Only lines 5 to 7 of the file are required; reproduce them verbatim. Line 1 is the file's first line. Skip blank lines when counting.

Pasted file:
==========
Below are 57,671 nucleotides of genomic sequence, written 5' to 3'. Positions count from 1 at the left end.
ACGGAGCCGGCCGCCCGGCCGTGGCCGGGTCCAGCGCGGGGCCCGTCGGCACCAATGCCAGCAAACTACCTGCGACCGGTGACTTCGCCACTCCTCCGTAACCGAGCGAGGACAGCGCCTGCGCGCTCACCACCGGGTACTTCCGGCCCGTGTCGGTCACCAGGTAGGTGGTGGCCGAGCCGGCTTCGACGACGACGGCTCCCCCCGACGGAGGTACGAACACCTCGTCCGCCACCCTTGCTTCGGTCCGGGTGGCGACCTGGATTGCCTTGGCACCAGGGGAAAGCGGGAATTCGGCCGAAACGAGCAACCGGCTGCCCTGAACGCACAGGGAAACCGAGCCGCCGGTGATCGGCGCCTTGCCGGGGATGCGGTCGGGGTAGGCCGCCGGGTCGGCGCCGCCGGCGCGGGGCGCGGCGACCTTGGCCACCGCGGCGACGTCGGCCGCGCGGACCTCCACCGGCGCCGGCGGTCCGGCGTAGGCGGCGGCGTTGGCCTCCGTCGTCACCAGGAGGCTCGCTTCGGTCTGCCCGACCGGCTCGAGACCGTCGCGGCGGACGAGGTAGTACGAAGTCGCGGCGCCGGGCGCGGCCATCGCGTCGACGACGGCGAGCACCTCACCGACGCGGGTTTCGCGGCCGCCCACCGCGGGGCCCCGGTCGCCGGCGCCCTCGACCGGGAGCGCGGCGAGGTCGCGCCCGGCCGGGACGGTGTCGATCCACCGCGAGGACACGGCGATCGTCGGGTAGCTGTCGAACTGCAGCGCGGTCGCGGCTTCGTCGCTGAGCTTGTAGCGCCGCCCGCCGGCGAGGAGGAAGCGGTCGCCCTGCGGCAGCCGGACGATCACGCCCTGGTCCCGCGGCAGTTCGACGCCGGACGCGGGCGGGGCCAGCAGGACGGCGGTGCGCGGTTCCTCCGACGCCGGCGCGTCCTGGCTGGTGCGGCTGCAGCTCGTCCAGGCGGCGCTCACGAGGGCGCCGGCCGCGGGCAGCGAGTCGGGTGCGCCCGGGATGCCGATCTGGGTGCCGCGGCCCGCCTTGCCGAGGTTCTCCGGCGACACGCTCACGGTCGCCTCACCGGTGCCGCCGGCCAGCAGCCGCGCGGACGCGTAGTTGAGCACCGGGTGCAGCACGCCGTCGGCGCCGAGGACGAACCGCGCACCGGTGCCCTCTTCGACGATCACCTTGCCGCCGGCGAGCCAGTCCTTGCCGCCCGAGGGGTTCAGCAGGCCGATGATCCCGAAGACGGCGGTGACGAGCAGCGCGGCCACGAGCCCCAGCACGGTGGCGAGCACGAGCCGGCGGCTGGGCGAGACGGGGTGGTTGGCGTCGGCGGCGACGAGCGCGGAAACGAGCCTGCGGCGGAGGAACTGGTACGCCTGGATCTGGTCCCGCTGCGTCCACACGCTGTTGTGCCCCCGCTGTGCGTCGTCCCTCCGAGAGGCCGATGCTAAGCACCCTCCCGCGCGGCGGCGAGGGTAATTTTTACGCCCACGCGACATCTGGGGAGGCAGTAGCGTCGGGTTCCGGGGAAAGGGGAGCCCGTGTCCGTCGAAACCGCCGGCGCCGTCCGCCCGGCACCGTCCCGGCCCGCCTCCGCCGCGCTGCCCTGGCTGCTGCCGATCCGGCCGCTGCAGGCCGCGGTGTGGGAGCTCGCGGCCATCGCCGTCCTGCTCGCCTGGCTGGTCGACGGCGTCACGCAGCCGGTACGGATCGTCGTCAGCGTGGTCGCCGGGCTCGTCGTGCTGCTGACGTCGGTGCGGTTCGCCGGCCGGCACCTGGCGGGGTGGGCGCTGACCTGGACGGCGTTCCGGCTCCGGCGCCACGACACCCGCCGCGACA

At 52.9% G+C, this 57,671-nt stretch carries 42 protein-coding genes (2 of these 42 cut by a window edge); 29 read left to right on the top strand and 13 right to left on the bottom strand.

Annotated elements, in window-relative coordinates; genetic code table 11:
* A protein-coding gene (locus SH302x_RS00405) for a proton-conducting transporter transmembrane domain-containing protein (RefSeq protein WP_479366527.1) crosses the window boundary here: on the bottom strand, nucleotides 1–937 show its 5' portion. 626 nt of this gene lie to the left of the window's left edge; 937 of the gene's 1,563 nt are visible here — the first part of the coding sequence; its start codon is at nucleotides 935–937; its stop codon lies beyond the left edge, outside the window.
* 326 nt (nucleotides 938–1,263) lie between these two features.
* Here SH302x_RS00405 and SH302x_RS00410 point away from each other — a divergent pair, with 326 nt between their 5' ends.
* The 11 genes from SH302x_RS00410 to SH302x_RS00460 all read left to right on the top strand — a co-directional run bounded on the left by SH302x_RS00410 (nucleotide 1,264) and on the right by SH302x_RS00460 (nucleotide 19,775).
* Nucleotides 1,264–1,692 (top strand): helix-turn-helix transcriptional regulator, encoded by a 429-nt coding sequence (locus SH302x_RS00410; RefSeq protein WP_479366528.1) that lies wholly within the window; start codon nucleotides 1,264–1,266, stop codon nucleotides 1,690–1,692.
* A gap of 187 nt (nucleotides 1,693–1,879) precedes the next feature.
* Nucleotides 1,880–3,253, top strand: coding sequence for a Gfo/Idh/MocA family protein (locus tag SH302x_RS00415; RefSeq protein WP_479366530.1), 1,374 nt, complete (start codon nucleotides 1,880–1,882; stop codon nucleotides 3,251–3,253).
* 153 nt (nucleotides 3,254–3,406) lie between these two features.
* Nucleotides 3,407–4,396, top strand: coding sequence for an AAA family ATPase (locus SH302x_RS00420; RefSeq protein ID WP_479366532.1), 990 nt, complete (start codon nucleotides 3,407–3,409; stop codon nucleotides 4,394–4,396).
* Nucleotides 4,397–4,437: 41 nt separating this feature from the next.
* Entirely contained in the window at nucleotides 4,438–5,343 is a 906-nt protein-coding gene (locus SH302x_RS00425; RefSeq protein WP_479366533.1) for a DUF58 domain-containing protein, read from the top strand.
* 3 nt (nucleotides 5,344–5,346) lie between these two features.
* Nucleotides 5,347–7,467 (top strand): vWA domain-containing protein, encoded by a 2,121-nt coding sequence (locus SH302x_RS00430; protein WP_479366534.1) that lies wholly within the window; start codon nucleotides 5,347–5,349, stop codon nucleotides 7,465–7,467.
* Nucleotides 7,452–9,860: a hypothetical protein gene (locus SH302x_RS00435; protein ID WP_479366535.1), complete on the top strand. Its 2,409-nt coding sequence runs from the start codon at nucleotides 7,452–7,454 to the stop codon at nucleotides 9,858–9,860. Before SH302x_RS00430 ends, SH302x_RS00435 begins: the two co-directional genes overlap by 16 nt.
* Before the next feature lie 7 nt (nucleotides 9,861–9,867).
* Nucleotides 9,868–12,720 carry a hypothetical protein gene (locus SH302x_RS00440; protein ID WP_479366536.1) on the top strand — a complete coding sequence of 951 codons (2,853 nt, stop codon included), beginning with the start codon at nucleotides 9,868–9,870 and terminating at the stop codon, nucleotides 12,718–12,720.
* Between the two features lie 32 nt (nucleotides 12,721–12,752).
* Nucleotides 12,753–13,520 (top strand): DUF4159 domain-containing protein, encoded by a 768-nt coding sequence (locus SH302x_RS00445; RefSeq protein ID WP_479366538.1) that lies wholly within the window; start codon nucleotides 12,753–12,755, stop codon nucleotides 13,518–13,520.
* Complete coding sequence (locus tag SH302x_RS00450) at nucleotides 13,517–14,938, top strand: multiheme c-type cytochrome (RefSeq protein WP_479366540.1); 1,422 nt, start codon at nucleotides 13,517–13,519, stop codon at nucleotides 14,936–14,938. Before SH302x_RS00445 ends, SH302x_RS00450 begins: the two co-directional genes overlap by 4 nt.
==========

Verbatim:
* A protein-coding gene (locus SH302x_RS00405) for a proton-conducting transporter transmembrane domain-containing protein (RefSeq protein WP_479366527.1) crosses the window boundary here: on the bottom strand, nucleotides 1–937 show its 5' portion. 626 nt of this gene lie to the left of the window's left edge; 937 of the gene's 1,563 nt are visible here — the first part of the coding sequence; its start codon is at nucleotides 935–937; its stop codon lies beyond the left edge, outside the window.
* 326 nt (nucleotides 938–1,263) lie between these two features.
* Here SH302x_RS00405 and SH302x_RS00410 point away from each other — a divergent pair, with 326 nt between their 5' ends.